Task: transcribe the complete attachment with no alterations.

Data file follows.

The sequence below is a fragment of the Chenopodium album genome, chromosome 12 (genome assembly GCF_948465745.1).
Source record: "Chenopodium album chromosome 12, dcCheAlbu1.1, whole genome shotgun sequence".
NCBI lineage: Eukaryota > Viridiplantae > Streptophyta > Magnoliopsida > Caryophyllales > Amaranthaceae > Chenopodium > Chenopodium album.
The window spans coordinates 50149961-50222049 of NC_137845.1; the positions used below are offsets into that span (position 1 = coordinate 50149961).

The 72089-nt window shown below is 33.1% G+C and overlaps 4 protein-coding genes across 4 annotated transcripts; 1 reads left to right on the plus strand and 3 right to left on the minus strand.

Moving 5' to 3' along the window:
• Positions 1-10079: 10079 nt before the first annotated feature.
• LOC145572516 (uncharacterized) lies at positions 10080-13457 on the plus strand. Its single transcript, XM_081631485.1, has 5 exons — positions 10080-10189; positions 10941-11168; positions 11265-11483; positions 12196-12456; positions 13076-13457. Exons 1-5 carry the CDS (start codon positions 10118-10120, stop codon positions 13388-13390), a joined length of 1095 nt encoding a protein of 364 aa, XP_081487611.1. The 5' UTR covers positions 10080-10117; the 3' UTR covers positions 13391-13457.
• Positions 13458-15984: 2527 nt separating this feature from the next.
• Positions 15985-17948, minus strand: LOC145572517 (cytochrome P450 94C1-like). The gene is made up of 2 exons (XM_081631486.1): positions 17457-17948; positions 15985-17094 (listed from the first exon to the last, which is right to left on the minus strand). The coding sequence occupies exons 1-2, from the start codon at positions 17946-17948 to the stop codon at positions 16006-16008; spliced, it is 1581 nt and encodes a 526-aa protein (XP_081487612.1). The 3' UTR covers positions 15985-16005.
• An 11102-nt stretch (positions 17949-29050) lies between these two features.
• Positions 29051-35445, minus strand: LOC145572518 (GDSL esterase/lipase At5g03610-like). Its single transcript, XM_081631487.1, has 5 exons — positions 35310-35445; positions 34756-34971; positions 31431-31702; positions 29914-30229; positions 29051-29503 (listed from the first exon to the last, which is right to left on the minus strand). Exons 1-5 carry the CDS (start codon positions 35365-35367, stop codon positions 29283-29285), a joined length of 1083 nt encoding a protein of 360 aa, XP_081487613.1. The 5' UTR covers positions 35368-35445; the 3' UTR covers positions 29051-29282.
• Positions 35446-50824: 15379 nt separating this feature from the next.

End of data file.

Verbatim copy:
The sequence below is a fragment of the Chenopodium album genome, chromosome 12 (genome assembly GCF_948465745.1).
Source record: "Chenopodium album chromosome 12, dcCheAlbu1.1, whole genome shotgun sequence".
NCBI lineage: Eukaryota > Viridiplantae > Streptophyta > Magnoliopsida > Caryophyllales > Amaranthaceae > Chenopodium > Chenopodium album.
The window spans coordinates 50149961-50222049 of NC_137845.1; the positions used below are offsets into that span (position 1 = coordinate 50149961).

The 72089-nt window shown below is 33.1% G+C and overlaps 4 protein-coding genes across 4 annotated transcripts; 1 reads left to right on the plus strand and 3 right to left on the minus strand.

Moving 5' to 3' along the window:
• Positions 1-10079: 10079 nt before the first annotated feature.
• LOC145572516 (uncharacterized) lies at positions 10080-13457 on the plus strand. Its single transcript, XM_081631485.1, has 5 exons — positions 10080-10189; positions 10941-11168; positions 11265-11483; positions 12196-12456; positions 13076-13457. Exons 1-5 carry the CDS (start codon positions 10118-10120, stop codon positions 13388-13390), a joined length of 1095 nt encoding a protein of 364 aa, XP_081487611.1. The 5' UTR covers positions 10080-10117; the 3' UTR covers positions 13391-13457.
• Positions 13458-15984: 2527 nt separating this feature from the next.
• Positions 15985-17948, minus strand: LOC145572517 (cytochrome P450 94C1-like). The gene is made up of 2 exons (XM_081631486.1): positions 17457-17948; positions 15985-17094 (listed from the first exon to the last, which is right to left on the minus strand). The coding sequence occupies exons 1-2, from the start codon at positions 17946-17948 to the stop codon at positions 16006-16008; spliced, it is 1581 nt and encodes a 526-aa protein (XP_081487612.1). The 3' UTR covers positions 15985-16005.
• An 11102-nt stretch (positions 17949-29050) lies between these two features.
• Positions 29051-35445, minus strand: LOC145572518 (GDSL esterase/lipase At5g03610-like). Its single transcript, XM_081631487.1, has 5 exons — positions 35310-35445; positions 34756-34971; positions 31431-31702; positions 29914-30229; positions 29051-29503 (listed from the first exon to the last, which is right to left on the minus strand). Exons 1-5 carry the CDS (start codon positions 35365-35367, stop codon positions 29283-29285), a joined length of 1083 nt encoding a protein of 360 aa, XP_081487613.1. The 5' UTR covers positions 35368-35445; the 3' UTR covers positions 29051-29282.
• Positions 35446-50824: 15379 nt separating this feature from the next.